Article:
Representatives of partner organizations were: Dr D Vishnuvardhan Reddy , Regional Agricultural Research Station (RARS) in Palem; and Dr KP Viswanatha, University of Agriculture Sciences (UAS), Raichur.

The meeting was followed by a traveling workshop to project locations in Andhra Pradesh (Kodangal, in cooperation with RARS, Palem), Karnataka (with UAS Raichur), West Bengal (with Bidhan Chandra Krishi Viswavidyalaya), and Tripura (with the State Department of Agriculture).

The activity was undertaken as part of the CGIAR Research Program on Grain Legumes.

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Scoping mission identifies key WLE investment areas in Chinyanja Triangle

Participants of the scoping mission. Photo: ICRISAT

To identify strategic partnerships for collaborative work and harvest regional expert ideas in the Chinyanja Triangle, 23 experts from 12 different research centers and institutions recently took part in a scoping mission supported by the CGIAR Research Program on Water, Land and Ecosystems (WLE).

Key investment areas were identified in the Chinyanja Triangle inside the Zambezi basin covering southern and central Malawi, central Mozambique and eastern Zambia. The area has endemic poverty with many marginalized and vulnerable people, limited institutional and human capacity, coupled with extreme environmental variability, and often with high natural resource degradation. Yet it has great potential to increase food security and reduce poverty.

The region is a predominantly dry, semi-arid environment where sorghum and millet are produced along with pigeonpea and potato. Livestock, particularly goats and cattle, are an integral part of this system and serve as a means to overcome drought years.

The team of experts also identified entry points for the WLE research program to reverse resources degradation, improve agricultural productivity and create local capacity to improve resilience and ecosystem services.

The team started the 2000 km tour in Lilongwe, followed by a visit to Blantyre, where the team was briefed on the initiatives of Total Landcare, a strong local NGO working on conservation agriculture among other things. A visit to the ESCOM Hydroelectric Power Station/Dam on Shire River helped the team study the costs of poorly managed watersheds and the costs and efficiencies of the main hydropower source of Malawi, which is producing almost 95% of the country’s power supply.

The team visiting the ESCOM Hydroelectric Power Station.

After crossing the Malawi border to Mozambique, the team visited an abandoned water reservoir in Moatize, where limited market access discouraged farmers from utilizing the water resources. The group later met with the extension head of Angonia district in Mozambique, where it learned the consequences of charcoal making and the overwhelming expansion of tobacco as a cash crop at the expense of food and other crops.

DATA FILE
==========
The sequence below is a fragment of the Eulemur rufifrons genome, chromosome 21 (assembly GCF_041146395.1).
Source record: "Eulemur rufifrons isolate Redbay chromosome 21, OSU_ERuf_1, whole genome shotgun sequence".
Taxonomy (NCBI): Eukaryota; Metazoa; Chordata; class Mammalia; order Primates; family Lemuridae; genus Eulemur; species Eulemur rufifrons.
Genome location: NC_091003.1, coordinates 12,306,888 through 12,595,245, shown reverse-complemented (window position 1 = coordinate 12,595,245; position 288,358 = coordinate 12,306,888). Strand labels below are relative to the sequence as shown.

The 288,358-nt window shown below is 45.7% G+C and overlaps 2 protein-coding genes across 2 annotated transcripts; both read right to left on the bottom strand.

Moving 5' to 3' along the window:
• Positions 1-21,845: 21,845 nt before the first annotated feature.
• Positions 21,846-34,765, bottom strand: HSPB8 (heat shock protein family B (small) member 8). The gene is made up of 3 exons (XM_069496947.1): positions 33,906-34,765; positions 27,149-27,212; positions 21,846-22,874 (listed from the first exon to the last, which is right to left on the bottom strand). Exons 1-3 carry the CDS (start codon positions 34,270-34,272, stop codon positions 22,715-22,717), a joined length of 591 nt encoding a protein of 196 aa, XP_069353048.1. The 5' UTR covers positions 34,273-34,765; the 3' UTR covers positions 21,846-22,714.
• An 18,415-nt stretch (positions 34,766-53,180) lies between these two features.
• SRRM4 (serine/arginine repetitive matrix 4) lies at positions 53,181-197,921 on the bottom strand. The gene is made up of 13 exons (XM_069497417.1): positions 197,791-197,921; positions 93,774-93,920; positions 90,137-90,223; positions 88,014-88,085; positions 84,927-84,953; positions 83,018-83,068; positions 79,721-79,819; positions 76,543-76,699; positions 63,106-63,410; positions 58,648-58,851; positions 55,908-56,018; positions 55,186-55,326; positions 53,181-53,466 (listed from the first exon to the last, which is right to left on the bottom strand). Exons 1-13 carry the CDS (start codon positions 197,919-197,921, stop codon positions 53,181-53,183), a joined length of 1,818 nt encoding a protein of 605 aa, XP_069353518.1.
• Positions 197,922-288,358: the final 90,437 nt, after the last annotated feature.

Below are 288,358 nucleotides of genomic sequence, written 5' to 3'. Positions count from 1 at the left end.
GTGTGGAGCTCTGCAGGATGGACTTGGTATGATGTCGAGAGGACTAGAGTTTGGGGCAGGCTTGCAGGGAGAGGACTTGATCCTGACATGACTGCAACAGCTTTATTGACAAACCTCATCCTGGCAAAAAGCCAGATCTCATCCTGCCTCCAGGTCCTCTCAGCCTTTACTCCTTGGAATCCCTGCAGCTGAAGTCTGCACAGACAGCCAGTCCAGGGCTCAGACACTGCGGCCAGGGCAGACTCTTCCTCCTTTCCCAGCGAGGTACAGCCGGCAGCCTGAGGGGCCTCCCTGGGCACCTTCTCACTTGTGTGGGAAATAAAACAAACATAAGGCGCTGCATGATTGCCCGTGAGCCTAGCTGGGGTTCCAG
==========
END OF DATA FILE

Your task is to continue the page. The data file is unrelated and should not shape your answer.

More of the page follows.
A feedback session towards the end of the trip allowed the participants to map the way forward. The team was divided into three smaller groups based on their major areas of interest and each group presented their field findings and recommendations.

ICRISAT along with the International Centre for Tropical Agriculture (CIAT) in Nairobi, and Malawi organized the scoping study and the participating institutions included the International Water Management Institute (IWMI-Pretoria); International Potato Centre (CIP); Bioversity International (BI- Nairobi); World Agroforestry Centre (ICRAF-Tanzania); Worldfish Centre, Malawi; Instituto de Investigacau Agraria de Mozambique, (Institute of Agricultural Research of Mozambique [IIAM]); Zambia  Agricultural  Research  Institute  (ZARI),  Department  of  Agricultural Research, Zambia; Total Land Care Malawi (TLC); CIRAD-UEM Mozambique; and Lilongwe University of Agriculture and Natural Resources, Bunda College, Malawi.

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New prospects on postrainy sorghum research and dissemination

Dr Dar examining the improved postrainy sorghum hybrid developed at ICRISAT. Photo: ICRISAT

New prospects in the diversification of the genetic base of postrainy sorghum in India are underway. This was demonstrated during the Sorghum Scientists’ Field Day held on 17-18 February at ICRISAT Patancheru.

The efforts of ICRISAT and partners in the genetic diversification of postrainy sorghum seed parents by combing various landraces or their derivatives, have resulted in a good number of postrainy sorghum hybrids with higher grain yield (by 25-30%) and farmers’ preferred quality traits. Improved seed parents and pollen parents with reduced height were also developed to elevate hybrid breeding efforts. All these materials were shown to partners in India, and seed materials were shared, during the Field Day.

In attendance during the event were ICRISAT Director General, Dr William Dar; Deputy Director General for Research, Dr CLL Gowda; and Research Program Director - Dryland Cereals, Dr Stefania Grando who joined partners in India in visiting the sorghum fields showcasing these materials. They expressed appreciation to the sorghum team for the materials’ diversity and superiority in terms of yield and quality vis-à-vis the controls.